Dust of Snow by Laura Foley

Dust of Snow

I thought I was done
mourning war
learning to savor

a faceful of snow
from the shaken pine
without remembering

the water dripped
on my father’s head
his torture into a coma

surviving four years
in Japanese prison
to become my father

in the same war Stefan
escaped on skis
from Poland

across the Tatras into Lithuania
and then Russia
and became my husband

now long since gone
this dawn after snow
as the new war invades my mind

and sun lights a thin white line
rising from the chimney
of a peaceable slate gray house

where I live with my wife
on a wooded hill
but see the smoke

of bombed buildings
barely noticing how snow
dusts from the arms of a pine

drifts like a beautiful ghost
or an angel I wish
I could send to Ukraine.


Laura Foley is the author of eight poetry collections. Everything We Need: Poems from El Camino was released, in winter 2022. Her poems have appeared in Alaska Quarterly Review, Valparaiso Poetry Review, One Art Poetry, Poetry Society London, Crannog Magazine (Ireland), DMQ Review, Atlanta Review, Mason Street, JAMA, and many others. Her work has been included in many anthologies such as: Poetry of Presence: An Anthology of Mindfulness Poems, Healing the Divide: Poems of Kindness and Connection, and How to Love the World: Poems of Gratitude and Hope. Laura lives with her wife, Clara Gimenez, among the hills of Vermont. www.laurafoley.net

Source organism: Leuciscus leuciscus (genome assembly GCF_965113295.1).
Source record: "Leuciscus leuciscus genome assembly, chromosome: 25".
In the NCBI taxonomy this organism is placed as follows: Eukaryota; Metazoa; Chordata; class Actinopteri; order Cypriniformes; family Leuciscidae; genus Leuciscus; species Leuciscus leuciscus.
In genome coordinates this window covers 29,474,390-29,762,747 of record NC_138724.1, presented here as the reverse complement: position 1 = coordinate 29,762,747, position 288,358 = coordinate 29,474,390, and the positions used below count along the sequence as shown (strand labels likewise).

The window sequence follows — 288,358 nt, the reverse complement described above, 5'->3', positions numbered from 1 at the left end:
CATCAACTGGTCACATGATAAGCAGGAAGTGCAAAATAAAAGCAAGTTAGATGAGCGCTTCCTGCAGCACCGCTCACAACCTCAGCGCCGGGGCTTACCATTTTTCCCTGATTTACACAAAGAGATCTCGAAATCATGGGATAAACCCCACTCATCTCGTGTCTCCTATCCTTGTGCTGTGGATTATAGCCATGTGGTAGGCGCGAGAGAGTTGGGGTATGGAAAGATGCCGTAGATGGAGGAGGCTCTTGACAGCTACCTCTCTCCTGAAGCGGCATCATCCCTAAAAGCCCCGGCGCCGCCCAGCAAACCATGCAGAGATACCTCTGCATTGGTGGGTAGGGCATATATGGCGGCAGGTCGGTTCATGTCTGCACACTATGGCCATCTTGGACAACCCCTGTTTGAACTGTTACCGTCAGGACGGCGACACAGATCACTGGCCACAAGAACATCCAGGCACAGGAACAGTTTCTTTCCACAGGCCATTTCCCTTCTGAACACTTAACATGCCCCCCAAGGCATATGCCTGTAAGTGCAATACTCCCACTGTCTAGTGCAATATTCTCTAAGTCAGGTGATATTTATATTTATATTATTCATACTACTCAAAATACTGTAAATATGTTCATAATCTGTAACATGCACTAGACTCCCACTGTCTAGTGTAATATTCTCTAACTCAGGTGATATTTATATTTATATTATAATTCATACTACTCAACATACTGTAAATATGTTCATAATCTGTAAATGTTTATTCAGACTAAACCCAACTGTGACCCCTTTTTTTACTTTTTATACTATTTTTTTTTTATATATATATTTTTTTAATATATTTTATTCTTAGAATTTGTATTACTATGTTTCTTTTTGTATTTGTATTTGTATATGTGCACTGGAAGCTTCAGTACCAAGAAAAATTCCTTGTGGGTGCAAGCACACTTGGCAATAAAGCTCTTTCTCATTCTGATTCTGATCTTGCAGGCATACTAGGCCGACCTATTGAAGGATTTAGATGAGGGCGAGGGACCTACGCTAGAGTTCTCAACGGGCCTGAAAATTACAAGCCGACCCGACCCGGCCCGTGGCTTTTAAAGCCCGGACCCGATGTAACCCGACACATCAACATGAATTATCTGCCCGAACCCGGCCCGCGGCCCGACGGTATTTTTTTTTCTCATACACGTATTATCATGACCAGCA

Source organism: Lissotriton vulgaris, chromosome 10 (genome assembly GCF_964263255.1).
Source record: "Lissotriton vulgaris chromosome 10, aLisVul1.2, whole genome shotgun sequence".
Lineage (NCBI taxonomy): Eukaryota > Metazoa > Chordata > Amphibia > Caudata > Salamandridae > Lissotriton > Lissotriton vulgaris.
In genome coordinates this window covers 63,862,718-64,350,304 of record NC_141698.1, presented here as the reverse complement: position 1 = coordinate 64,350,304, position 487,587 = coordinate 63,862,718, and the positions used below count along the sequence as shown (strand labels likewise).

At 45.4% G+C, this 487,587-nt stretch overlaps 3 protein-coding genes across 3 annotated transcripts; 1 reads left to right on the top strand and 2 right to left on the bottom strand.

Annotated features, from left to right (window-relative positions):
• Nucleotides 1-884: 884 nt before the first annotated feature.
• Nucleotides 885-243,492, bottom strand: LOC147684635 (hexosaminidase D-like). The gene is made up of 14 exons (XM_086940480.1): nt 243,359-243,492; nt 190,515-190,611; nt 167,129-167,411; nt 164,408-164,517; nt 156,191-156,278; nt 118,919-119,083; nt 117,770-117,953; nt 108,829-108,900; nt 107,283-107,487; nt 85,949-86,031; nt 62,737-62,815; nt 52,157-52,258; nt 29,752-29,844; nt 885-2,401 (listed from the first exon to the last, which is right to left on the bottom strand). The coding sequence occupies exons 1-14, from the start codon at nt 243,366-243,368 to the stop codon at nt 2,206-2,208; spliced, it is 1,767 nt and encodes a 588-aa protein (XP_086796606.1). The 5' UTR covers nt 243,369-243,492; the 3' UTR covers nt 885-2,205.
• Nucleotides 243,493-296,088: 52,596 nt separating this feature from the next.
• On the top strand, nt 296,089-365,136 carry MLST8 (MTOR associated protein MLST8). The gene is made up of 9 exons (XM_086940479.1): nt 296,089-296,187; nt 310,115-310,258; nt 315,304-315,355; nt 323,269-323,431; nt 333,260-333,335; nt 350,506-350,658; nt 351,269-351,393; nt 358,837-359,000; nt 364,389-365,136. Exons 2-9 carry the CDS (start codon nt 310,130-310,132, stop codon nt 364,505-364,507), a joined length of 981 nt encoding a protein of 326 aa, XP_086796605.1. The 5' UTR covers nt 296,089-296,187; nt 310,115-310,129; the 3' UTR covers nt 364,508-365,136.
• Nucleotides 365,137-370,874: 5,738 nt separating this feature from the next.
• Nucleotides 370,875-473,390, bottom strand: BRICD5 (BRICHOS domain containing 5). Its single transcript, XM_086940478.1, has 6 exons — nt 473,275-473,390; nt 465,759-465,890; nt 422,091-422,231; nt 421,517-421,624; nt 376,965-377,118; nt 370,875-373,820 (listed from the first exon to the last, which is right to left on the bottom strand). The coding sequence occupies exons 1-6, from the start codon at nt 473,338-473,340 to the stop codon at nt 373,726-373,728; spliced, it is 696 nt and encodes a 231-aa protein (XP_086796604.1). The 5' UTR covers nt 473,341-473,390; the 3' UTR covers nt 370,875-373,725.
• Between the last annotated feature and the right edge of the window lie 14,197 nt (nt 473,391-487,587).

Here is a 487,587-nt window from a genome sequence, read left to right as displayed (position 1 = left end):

Tenderness by Yuliya Musakovska


The sun kisses my face. I want so much to save
at least a sip of this height, so blue, for later.
The animal song of reddened leaves,
a swirl of wild grapevines, exploding from roofs.
We seem unperishable as if no one after us
will divide a yellow pear in half as in communion,
will forgive one another while hugging the whole world,
not allowing petals to fall from numb blossoms.
A movement of a green dragonfly’s wings,
a tremble of eyelashes,
a children’s toy, abandoned in the grass,
a flock of honey mushrooms that hatched around stumps.
This emergence is witness to a new day coming.
How long should we pull before realizing—the cord is strong?
Tenderness, a rope that keeps us from falling out of the boat.
You hold so many treasures in your hands, my love.
We have no time for disbelief, and no right to it.

Translated from Ukrainian by Olena Jennings and the author

Yuliya Musakovska is the award-winning author of five poetry collections in Ukrainian, The God of Freedom (2021), Men, Women and Children (2015), Hunting the Silence (2014), Masks (2011), and Exhaling, Inhaling (2010). Her poems have been translated into over twenty languages. Recent works appeared in AGNI, The Apofenie Magazine, Life and Legends, The Springhouse Journal, and Red Letters. She lives in Lviv, Ukraine.

Olena Jennings is the author of the poetry collection Songs from an Apartment (2017) and the chapbook Memory Project (2018.) Her novel Temporary Shelter was released in 2021 from Cervena Barva Press. Her translation from Ukrainian of Vasyl Makhno’s collection Paper Bridge is forthcoming from Plamen Press. She is the founder and curator of the Poets of Queens reading series.